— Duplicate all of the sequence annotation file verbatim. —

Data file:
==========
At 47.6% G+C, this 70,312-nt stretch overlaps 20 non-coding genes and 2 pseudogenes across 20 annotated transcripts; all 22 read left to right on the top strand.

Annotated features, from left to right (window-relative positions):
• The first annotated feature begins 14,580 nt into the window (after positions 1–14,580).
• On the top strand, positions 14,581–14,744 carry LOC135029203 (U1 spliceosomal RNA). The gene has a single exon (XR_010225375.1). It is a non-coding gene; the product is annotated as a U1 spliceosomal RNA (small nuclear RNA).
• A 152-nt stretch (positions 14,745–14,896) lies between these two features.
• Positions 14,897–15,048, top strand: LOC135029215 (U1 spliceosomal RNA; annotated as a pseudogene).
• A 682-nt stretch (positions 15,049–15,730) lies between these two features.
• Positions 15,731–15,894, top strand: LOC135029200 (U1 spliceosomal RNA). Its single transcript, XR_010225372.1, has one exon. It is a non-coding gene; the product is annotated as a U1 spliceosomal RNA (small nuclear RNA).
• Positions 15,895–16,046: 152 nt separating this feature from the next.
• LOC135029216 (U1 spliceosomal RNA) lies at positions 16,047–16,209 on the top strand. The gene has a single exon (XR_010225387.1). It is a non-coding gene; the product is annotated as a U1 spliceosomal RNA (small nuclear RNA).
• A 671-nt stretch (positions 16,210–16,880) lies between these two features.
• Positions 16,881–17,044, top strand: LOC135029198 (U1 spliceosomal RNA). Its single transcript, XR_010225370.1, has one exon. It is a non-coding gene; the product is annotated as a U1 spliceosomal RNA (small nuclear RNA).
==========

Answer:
At 47.6% G+C, this 70,312-nt stretch overlaps 20 non-coding genes and 2 pseudogenes across 20 annotated transcripts; all 22 read left to right on the top strand.

Annotated features, from left to right (window-relative positions):
• The first annotated feature begins 14,580 nt into the window (after positions 1–14,580).
• On the top strand, positions 14,581–14,744 carry LOC135029203 (U1 spliceosomal RNA). The gene has a single exon (XR_010225375.1). It is a non-coding gene; the product is annotated as a U1 spliceosomal RNA (small nuclear RNA).
• A 152-nt stretch (positions 14,745–14,896) lies between these two features.
• Positions 14,897–15,048, top strand: LOC135029215 (U1 spliceosomal RNA; annotated as a pseudogene).
• A 682-nt stretch (positions 15,049–15,730) lies between these two features.
• Positions 15,731–15,894, top strand: LOC135029200 (U1 spliceosomal RNA). Its single transcript, XR_010225372.1, has one exon. It is a non-coding gene; the product is annotated as a U1 spliceosomal RNA (small nuclear RNA).
• Positions 15,895–16,046: 152 nt separating this feature from the next.
• LOC135029216 (U1 spliceosomal RNA) lies at positions 16,047–16,209 on the top strand. The gene has a single exon (XR_010225387.1). It is a non-coding gene; the product is annotated as a U1 spliceosomal RNA (small nuclear RNA).
• A 671-nt stretch (positions 16,210–16,880) lies between these two features.
• Positions 16,881–17,044, top strand: LOC135029198 (U1 spliceosomal RNA). Its single transcript, XR_010225370.1, has one exon. It is a non-coding gene; the product is annotated as a U1 spliceosomal RNA (small nuclear RNA).